Paul D. Miller aka DJ Spooky is a composer, multimedia artist, and writer whose work immerses audiences in a blend of genres, global culture, and environmental and social issues. Miller has collaborated with an array of recording artists, including Metallica, Chuck D, Steve Reich, and Yoko Ono. His 2018 album, DJ Spooky Presents: Phantom Dancehall, debuted at #3 on Billboard Reggae. His large-scale, multimedia performance pieces include “Rebirth of a Nation,” Terra Nova: Sinfonia Antarctica, commissioned by the Brooklyn Academy of Music, and Seoul Counterpoint, written during his 2014 residency at Seoul Institute of the Arts. His multimedia project Sonic Web premiered at San Francisco’s Internet Archive in 2019. Miller’s artwork has appeared in the Whitney Biennial, The Venice Biennial for Architecture, the Miami/Art Basel fair, and many other museums and galleries. His books include the award-winning Rhythm Science, published by MIT Press in 2004; Sound Unbound, an anthology about digital music and media; The Book of Ice, a visual and acoustic portrait of the Antarctic, and; The Imaginary App, on how apps changed the world. His writing has been published by The Village VoiceThe Source, and Artforum, and he was the first founding Executive Editor of Origin Magazine.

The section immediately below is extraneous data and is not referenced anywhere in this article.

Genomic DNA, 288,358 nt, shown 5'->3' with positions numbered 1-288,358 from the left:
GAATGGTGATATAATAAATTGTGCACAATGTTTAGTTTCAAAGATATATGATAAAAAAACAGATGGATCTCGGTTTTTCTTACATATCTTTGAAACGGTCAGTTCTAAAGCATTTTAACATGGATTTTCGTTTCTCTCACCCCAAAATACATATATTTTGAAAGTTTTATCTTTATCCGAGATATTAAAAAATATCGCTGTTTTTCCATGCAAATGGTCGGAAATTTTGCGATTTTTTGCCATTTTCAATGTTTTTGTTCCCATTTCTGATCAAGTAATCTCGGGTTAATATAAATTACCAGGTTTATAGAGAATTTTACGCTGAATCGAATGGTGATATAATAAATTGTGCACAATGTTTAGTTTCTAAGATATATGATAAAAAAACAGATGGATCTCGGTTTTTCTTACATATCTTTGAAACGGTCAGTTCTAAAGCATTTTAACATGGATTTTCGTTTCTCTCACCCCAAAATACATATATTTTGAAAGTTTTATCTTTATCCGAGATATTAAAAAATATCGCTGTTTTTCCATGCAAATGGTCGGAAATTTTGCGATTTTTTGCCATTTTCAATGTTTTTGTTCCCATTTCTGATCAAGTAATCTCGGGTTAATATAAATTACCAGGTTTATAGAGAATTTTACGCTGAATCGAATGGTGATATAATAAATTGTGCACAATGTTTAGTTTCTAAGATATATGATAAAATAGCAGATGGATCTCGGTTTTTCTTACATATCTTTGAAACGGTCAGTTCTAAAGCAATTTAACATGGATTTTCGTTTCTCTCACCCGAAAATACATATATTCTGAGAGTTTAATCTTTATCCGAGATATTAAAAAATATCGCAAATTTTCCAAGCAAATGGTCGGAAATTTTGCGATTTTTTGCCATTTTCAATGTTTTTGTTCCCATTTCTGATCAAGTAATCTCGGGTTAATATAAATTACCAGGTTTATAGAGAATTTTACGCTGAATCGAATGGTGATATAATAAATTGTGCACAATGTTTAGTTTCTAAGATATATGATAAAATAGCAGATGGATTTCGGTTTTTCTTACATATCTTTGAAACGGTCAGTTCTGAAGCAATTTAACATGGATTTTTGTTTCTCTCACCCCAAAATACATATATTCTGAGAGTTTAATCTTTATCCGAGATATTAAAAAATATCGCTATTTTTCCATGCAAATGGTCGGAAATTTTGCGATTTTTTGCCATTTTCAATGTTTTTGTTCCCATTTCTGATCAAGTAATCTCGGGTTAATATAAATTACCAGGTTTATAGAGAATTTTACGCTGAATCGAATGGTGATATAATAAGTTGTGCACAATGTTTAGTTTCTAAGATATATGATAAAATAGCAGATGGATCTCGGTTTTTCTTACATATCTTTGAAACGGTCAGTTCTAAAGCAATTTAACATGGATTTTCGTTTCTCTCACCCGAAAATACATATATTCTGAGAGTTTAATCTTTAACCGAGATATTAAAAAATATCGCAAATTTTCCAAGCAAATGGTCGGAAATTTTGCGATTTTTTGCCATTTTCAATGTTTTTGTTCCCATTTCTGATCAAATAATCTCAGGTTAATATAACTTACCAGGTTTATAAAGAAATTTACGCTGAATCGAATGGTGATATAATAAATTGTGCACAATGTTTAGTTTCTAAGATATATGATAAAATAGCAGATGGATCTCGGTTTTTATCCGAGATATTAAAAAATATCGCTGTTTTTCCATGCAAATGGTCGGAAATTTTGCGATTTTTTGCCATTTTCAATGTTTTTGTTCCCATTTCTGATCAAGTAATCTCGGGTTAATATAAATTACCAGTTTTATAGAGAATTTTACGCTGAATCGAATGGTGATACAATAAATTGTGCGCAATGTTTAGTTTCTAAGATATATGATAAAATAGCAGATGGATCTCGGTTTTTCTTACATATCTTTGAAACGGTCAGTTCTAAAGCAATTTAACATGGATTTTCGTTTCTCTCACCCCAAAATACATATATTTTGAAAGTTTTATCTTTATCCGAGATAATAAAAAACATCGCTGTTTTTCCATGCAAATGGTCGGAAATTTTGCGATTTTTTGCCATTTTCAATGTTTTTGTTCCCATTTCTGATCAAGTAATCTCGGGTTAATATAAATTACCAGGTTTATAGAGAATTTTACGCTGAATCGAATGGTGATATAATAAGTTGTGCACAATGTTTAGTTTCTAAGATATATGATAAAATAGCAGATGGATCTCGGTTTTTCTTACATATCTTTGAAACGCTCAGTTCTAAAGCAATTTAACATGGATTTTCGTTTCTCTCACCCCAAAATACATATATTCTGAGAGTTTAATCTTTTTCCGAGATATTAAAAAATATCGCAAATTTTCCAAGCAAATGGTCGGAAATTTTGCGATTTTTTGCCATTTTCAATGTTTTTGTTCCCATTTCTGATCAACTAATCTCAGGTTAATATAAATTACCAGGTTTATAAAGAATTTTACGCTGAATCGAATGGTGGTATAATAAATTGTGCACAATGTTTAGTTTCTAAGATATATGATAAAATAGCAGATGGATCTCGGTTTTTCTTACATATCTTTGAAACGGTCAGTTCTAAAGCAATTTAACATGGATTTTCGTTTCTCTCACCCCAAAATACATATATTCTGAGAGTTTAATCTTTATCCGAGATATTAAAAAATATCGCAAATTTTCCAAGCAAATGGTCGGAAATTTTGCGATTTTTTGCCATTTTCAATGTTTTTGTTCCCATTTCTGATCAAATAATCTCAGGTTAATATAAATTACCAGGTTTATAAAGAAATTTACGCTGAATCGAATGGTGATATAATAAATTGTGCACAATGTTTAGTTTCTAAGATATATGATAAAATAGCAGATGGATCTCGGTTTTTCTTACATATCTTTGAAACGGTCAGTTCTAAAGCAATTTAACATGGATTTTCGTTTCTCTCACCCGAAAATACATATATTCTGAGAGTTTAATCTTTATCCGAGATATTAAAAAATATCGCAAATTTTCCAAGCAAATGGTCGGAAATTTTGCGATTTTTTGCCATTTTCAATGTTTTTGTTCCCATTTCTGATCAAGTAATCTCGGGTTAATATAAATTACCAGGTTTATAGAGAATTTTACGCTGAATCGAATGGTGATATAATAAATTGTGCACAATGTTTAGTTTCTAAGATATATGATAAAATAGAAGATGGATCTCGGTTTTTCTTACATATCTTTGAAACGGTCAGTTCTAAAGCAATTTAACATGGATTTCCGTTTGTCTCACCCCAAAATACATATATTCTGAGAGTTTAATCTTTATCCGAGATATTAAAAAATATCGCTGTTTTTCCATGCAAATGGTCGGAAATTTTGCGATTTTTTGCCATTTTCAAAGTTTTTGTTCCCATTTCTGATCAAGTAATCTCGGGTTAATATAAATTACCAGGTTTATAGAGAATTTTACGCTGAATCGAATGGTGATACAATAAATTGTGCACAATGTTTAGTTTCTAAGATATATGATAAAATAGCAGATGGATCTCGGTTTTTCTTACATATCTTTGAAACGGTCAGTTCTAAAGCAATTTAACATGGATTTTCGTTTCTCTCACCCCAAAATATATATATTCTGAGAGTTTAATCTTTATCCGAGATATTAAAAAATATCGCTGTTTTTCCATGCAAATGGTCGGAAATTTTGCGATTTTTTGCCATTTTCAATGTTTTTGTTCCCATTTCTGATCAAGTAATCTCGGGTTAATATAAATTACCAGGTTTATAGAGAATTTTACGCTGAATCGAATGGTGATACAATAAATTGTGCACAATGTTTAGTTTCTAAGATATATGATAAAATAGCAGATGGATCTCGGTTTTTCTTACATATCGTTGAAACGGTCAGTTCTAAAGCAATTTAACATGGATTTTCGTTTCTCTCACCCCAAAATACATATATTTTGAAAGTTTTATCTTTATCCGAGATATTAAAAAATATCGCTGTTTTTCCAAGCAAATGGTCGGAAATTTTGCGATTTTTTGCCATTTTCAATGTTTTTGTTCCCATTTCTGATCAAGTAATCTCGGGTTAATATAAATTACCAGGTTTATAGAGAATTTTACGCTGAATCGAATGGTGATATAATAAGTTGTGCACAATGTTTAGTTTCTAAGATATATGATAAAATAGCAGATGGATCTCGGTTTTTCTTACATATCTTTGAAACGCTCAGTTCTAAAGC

Having studied photography, neuroscience, medicine and architecture, Warren Neidich brings to any discussion platform a unique interdisciplinary position that he calls “trans-thinking.” He currently uses video and neon to create cross pollinating conceptual text-based works that reflect upon situations at the border zone of art, science and social justice. His performative and sculptural work Pizzagate Neon (2018), recently on display at the Venice Biennial 2019, analyzed through a large hanging neon sculpture the relations of Fake News, networked attention economy, evolving techno-cultural habitus and the co-evolving architecture of the brain. His recent conceptual project Drive-By-Art (Public Sculpture in This Moment of Social Distancing) just opened on the South Fork of Long Island and Los Angeles to some acclaim including reviews in the NY Times, Hyperallergic, The Art Newspaper, Time Out and LA Magazine. He is founder and director of the Saas-Fee Summer Institute of Art (2015-), a theory intensive postgraduate course that attracts students worldwide operating in Los Angeles, NYC and Berlin. Additionally he was a tutor in the departments of visual art, computer science and cultural studies at Goldsmith College London as well as recently serving as Professor of Art at the Weissensee Kunsthochschule, Berlin. He has been a visiting lecturer at the departments of art at Brown University, GSD Harvard University, Columbia University, Princeton University, Southern California Institute of Architecture, UCLA, La Sorbonne Paris, University of Oxford and Cambridge University, UK. He is American editor of Archive Books and author of over 20 books. His recent books include The Glossary of Cognitive Activism, Archive Books, Berlin, and Neuromacht (in German) Merve, Leipzig.